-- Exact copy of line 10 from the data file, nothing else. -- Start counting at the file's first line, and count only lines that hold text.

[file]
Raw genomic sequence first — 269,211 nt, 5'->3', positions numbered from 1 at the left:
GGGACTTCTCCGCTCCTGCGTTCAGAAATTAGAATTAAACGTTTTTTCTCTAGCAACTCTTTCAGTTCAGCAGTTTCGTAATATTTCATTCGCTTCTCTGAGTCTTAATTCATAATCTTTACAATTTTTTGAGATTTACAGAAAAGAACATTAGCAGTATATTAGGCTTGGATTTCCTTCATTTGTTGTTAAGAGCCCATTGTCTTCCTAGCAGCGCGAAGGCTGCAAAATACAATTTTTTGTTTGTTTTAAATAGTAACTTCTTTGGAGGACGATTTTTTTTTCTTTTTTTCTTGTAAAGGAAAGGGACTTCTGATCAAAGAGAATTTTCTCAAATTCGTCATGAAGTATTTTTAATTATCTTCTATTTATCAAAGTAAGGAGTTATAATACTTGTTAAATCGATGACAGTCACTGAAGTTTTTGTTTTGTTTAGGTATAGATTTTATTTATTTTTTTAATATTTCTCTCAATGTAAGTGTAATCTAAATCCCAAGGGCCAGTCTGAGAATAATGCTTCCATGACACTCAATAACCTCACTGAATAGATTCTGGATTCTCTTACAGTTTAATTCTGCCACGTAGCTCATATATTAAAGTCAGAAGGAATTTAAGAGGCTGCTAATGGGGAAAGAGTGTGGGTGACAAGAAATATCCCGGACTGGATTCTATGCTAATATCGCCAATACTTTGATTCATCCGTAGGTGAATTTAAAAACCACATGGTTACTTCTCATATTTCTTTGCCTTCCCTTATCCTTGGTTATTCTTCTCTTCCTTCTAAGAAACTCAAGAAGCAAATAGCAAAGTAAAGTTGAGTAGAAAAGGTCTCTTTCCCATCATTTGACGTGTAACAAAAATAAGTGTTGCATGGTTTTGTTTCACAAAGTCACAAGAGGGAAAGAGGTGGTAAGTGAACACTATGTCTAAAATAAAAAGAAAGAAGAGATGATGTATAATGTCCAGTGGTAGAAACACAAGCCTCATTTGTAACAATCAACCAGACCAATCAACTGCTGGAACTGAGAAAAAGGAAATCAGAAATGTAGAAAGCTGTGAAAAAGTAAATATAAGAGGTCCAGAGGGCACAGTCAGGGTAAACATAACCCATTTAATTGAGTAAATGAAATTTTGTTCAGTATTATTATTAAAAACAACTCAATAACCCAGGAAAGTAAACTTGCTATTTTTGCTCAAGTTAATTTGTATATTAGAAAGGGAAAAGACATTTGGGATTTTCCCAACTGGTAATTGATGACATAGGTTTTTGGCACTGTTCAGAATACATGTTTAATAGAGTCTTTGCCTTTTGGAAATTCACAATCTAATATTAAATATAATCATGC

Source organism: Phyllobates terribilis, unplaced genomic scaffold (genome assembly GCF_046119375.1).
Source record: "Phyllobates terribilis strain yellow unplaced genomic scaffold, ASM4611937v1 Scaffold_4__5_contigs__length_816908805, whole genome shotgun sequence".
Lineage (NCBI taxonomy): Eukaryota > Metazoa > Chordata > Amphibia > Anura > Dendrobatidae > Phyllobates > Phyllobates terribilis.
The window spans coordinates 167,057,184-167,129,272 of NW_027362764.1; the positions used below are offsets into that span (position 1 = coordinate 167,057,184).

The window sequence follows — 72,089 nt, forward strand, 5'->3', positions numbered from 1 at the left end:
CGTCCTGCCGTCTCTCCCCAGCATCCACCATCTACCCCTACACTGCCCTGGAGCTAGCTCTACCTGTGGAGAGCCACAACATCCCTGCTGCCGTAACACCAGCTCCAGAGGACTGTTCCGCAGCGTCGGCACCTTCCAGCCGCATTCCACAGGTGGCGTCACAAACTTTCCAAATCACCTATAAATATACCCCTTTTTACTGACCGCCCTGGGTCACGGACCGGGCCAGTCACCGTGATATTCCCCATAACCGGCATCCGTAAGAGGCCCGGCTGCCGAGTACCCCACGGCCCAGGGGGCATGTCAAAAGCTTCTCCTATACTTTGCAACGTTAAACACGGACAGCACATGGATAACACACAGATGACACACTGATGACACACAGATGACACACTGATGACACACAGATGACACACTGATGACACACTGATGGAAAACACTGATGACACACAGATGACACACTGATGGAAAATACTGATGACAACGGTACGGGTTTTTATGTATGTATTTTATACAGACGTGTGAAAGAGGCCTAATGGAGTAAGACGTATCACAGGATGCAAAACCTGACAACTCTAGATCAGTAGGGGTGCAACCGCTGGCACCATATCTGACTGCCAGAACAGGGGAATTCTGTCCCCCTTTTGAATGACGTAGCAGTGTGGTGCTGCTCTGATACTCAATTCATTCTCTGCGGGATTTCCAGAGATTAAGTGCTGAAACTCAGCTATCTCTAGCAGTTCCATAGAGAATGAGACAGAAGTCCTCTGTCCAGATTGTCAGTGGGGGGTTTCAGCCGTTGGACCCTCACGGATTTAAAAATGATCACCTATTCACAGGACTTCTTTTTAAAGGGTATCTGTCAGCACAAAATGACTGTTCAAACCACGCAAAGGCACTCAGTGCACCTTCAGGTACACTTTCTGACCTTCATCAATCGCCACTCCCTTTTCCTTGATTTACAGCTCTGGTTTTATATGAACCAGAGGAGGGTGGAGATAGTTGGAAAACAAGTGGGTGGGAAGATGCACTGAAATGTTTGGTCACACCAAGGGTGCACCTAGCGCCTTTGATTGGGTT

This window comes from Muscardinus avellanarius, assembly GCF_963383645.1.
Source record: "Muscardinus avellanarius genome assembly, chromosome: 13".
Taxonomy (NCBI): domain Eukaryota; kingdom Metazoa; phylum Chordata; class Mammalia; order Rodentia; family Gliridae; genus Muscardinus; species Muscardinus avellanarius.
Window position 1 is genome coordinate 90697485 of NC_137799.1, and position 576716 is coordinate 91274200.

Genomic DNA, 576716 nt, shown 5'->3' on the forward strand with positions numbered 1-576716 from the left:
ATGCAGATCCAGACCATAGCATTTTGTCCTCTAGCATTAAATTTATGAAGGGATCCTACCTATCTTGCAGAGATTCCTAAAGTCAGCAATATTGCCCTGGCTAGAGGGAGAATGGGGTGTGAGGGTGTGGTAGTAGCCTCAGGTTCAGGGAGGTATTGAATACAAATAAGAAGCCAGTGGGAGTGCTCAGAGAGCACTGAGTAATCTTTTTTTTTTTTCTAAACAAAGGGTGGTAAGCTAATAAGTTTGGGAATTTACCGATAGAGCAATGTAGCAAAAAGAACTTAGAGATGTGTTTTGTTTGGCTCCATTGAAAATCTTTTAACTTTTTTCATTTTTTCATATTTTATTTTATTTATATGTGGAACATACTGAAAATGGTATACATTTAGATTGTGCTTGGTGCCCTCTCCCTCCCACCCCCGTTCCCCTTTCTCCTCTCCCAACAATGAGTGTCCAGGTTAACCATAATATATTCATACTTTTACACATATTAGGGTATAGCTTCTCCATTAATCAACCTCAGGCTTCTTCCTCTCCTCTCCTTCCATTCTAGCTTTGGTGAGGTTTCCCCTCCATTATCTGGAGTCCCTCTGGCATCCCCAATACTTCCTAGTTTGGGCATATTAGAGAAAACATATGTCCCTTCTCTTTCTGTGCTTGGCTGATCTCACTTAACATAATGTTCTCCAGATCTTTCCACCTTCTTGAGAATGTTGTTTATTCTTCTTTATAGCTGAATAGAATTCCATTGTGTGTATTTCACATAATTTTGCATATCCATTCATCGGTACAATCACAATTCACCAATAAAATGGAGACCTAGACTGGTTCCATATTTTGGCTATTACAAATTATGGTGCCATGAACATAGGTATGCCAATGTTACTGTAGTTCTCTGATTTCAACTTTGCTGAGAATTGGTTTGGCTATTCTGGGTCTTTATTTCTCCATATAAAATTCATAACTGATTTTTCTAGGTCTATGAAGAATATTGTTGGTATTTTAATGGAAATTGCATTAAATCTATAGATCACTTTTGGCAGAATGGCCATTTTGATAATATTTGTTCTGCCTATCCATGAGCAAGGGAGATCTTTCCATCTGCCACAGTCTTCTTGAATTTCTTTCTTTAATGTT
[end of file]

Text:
Source record: "Muscardinus avellanarius genome assembly, chromosome: 13".